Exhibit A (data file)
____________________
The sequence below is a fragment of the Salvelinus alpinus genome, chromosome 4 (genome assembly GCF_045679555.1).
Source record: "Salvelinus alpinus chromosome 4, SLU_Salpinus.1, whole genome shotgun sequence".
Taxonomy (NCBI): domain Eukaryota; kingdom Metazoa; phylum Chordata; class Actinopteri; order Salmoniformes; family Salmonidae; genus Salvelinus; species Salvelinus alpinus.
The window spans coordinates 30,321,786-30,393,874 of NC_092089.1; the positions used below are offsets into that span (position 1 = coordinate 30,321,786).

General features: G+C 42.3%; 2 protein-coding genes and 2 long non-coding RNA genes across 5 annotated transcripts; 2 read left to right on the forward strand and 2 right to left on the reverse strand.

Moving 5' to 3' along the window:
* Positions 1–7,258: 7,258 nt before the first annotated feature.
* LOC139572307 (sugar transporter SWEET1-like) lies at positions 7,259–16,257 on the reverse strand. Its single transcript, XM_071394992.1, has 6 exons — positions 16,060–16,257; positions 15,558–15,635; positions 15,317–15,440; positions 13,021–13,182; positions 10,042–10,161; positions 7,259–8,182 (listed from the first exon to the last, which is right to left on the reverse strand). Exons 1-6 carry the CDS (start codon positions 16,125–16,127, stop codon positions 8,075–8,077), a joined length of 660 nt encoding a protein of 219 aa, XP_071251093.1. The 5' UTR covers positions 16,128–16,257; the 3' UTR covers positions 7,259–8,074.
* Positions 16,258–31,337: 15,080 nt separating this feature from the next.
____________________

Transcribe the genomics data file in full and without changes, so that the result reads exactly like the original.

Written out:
The sequence below is a fragment of the Salvelinus alpinus genome, chromosome 4 (genome assembly GCF_045679555.1).
Source record: "Salvelinus alpinus chromosome 4, SLU_Salpinus.1, whole genome shotgun sequence".
Taxonomy (NCBI): domain Eukaryota; kingdom Metazoa; phylum Chordata; class Actinopteri; order Salmoniformes; family Salmonidae; genus Salvelinus; species Salvelinus alpinus.
The window spans coordinates 30,321,786-30,393,874 of NC_092089.1; the positions used below are offsets into that span (position 1 = coordinate 30,321,786).

General features: G+C 42.3%; 2 protein-coding genes and 2 long non-coding RNA genes across 5 annotated transcripts; 2 read left to right on the forward strand and 2 right to left on the reverse strand.

Moving 5' to 3' along the window:
* Positions 1–7,258: 7,258 nt before the first annotated feature.
* LOC139572307 (sugar transporter SWEET1-like) lies at positions 7,259–16,257 on the reverse strand. Its single transcript, XM_071394992.1, has 6 exons — positions 16,060–16,257; positions 15,558–15,635; positions 15,317–15,440; positions 13,021–13,182; positions 10,042–10,161; positions 7,259–8,182 (listed from the first exon to the last, which is right to left on the reverse strand). Exons 1-6 carry the CDS (start codon positions 16,125–16,127, stop codon positions 8,075–8,077), a joined length of 660 nt encoding a protein of 219 aa, XP_071251093.1. The 5' UTR covers positions 16,128–16,257; the 3' UTR covers positions 7,259–8,074.
* Positions 16,258–31,337: 15,080 nt separating this feature from the next.